Secure digital communications and our financial system are cornerstones of the modern economy. The recent Edward Snowden leaks – where the US National Security Agency tapped into the server of IT firms to access encrypted internet communications – should not only be seen as a privacy issue, but also a serious security matter.
Intelligence agencies have to be able to combat enemies and foil terrorist attacks. But how do we ensure the activities of these agencies are securely framed within long-term strategic objectives and do not inadvertently contribute to longer term systemic threats such as illicit trade?
For example, targeted cyberattacks are increasing, as is their level of sophistication. By intentionally creating vulnerabilities – called backdoors – intelligence agencies can intercept encrypted communication, which can be used to monitor suspected terrorists and other enemies. However, this type of system comes at a cost. Experts claim that they are more difficult to design securely. If their security is compromised, there is a much higher risk of huge leaks of confidential information.
Financial transactions are another sensitive area where there are conflicts of interest between “operational” and “strategic” security interests. The United Nations Office for Drugs and Crime estimated that 2.7% of global GDP was laundered in 2009. The underlying criminal activities that depend on these laundering operations keep millions addicted to narcotics, result in hundreds of thousands dying due to fake medication, undermine border security, corrupt public officials, make weaponry accessible to terrorists and inhibit economic development.
The intelligence agencies of most countries need to make pay-offs for information, set up front operations that have to be financed and engage in a host of activities that require transactions that cannot be traced. In yet another Snowden leak it was revealed that the annual “black budget” of the US national intelligence programme exceeds $50 billion. A small part of this budget, as well as the intelligence budgets of other states, is processed through a chain of transactions, so as to make their origins untraceable. This process is very similar to how criminals launder their profits. As the intelligence agencies depend upon the very same methodology used by the criminals, there is a potential systemic resistance to effective reform against money laundering.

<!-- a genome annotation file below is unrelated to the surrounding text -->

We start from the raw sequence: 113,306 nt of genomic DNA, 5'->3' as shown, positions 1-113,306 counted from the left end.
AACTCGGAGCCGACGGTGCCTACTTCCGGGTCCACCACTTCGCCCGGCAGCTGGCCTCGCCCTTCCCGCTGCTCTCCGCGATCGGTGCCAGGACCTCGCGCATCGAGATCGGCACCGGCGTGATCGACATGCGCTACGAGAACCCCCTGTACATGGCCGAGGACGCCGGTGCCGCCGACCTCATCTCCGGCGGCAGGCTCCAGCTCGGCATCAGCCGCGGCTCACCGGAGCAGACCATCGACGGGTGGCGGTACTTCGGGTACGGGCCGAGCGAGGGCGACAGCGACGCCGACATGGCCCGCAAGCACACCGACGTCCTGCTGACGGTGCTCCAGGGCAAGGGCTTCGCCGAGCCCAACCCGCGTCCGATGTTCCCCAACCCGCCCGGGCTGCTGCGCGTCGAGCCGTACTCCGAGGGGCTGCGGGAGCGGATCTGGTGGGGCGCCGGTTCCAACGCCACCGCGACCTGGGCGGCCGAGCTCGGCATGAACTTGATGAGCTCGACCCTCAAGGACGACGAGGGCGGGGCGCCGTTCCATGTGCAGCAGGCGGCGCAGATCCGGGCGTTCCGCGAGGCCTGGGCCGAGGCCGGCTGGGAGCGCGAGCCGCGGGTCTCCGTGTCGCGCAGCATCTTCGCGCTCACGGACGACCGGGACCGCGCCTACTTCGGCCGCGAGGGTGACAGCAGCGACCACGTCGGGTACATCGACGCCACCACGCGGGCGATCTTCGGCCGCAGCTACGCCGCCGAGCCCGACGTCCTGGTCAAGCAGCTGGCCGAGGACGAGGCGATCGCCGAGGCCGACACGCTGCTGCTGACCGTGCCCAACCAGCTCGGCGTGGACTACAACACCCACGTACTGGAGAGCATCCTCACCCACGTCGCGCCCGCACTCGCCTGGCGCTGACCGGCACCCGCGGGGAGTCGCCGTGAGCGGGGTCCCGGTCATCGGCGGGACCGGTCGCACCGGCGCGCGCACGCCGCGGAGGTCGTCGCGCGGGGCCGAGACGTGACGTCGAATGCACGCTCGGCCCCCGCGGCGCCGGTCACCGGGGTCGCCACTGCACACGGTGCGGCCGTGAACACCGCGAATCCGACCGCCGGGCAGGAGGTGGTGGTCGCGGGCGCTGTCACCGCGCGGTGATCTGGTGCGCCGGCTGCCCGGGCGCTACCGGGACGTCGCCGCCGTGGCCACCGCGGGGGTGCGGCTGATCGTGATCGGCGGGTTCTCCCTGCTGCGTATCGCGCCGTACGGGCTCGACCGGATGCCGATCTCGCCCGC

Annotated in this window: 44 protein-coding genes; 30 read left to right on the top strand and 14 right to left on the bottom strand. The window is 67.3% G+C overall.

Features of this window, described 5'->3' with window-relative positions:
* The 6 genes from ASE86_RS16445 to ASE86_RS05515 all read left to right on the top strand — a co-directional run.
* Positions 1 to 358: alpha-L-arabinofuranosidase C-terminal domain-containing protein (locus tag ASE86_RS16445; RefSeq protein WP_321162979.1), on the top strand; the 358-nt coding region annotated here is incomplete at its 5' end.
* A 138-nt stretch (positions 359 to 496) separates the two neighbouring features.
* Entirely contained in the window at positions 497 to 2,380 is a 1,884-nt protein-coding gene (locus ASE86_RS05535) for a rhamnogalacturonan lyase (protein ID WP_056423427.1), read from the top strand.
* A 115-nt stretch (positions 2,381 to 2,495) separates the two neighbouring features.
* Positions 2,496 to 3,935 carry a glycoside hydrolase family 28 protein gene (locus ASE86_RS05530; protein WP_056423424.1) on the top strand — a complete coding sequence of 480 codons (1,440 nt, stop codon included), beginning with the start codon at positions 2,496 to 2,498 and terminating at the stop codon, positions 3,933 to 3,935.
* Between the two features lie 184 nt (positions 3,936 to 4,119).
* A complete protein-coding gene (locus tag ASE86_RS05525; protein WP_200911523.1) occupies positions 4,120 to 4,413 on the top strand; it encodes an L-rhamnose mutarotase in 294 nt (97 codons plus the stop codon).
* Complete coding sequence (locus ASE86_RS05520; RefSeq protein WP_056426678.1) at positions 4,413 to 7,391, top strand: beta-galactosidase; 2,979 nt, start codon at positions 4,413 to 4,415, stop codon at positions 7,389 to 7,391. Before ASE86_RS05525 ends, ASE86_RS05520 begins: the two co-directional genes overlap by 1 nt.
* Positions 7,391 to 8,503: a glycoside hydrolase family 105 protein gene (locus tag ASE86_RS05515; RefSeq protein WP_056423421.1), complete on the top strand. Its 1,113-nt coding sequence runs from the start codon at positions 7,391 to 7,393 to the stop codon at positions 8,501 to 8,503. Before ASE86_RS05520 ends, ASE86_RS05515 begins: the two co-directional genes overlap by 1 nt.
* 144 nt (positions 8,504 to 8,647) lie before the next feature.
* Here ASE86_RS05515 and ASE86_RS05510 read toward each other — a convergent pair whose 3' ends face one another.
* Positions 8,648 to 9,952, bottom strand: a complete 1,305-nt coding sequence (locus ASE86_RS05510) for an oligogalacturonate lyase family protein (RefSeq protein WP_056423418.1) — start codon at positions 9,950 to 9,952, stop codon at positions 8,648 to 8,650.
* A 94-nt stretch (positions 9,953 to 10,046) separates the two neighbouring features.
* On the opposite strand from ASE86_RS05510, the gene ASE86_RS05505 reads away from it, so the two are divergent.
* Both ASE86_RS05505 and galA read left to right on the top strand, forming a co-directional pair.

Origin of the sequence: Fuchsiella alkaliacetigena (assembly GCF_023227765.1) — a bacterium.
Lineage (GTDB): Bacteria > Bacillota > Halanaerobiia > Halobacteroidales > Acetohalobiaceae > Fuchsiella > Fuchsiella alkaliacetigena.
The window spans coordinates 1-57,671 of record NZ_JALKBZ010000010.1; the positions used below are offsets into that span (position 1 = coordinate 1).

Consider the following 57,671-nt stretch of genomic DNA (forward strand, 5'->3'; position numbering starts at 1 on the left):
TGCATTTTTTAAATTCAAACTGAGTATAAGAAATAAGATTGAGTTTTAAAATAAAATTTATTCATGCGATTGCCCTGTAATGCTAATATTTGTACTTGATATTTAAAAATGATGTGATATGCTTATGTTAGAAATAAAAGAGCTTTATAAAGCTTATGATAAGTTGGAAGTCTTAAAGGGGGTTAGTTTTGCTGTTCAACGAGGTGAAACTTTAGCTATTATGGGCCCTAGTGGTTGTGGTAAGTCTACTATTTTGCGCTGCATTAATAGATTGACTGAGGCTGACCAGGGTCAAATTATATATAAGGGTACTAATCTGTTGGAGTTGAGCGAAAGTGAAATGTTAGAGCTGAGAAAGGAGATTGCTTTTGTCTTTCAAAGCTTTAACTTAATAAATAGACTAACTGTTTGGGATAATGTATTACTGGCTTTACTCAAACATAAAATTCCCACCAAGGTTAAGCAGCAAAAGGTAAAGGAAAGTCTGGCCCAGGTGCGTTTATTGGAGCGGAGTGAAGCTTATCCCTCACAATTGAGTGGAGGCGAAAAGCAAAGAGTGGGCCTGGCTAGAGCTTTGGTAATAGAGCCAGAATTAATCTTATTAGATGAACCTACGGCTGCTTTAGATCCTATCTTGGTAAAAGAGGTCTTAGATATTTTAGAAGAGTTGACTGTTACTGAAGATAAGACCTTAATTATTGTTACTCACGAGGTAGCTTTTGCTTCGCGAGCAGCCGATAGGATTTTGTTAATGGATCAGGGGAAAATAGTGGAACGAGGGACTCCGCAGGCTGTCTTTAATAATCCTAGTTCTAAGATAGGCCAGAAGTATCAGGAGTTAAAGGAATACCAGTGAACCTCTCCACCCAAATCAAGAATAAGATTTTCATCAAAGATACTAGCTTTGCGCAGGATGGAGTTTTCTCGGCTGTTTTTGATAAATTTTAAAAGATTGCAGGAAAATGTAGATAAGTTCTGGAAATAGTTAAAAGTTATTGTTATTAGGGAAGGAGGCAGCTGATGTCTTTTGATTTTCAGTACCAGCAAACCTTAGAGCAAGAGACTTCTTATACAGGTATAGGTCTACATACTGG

In the secret world of black operations, the hand that pulls the strings has to remain hidden. Illicit markets for fake documentation, weapons, money laundering and other criminal services empower the networks that we are fighting. Yet the intelligence agencies need and feed those very same markets in their black operations to fight criminal networks and other enemies.
The private sector and civil society must be fully informed and engaged participants in intelligence strategies. Take the example of backdoors. Legitimate backdoors designed for use by law enforcement agencies with the cooperation of service providers are much safer than covert backdoors inserted for intelligence purposes. Constructive engagement from the private sector and civil society is a prerequisite to optimize the intelligence efforts needed to ensure our security, whilst minimizing the vulnerabilities to our communications and financial systems.
Author: Karl Lallerstedt is co-founder of Black Market Watch. He is an alumnus of the World Economic Forum’s Global Agenda Councils, who are meeting this week in Abu Dhabi.
Image: A hand is seen in front of a computer screen in Berlin REUTERS/Pawel Kopczynski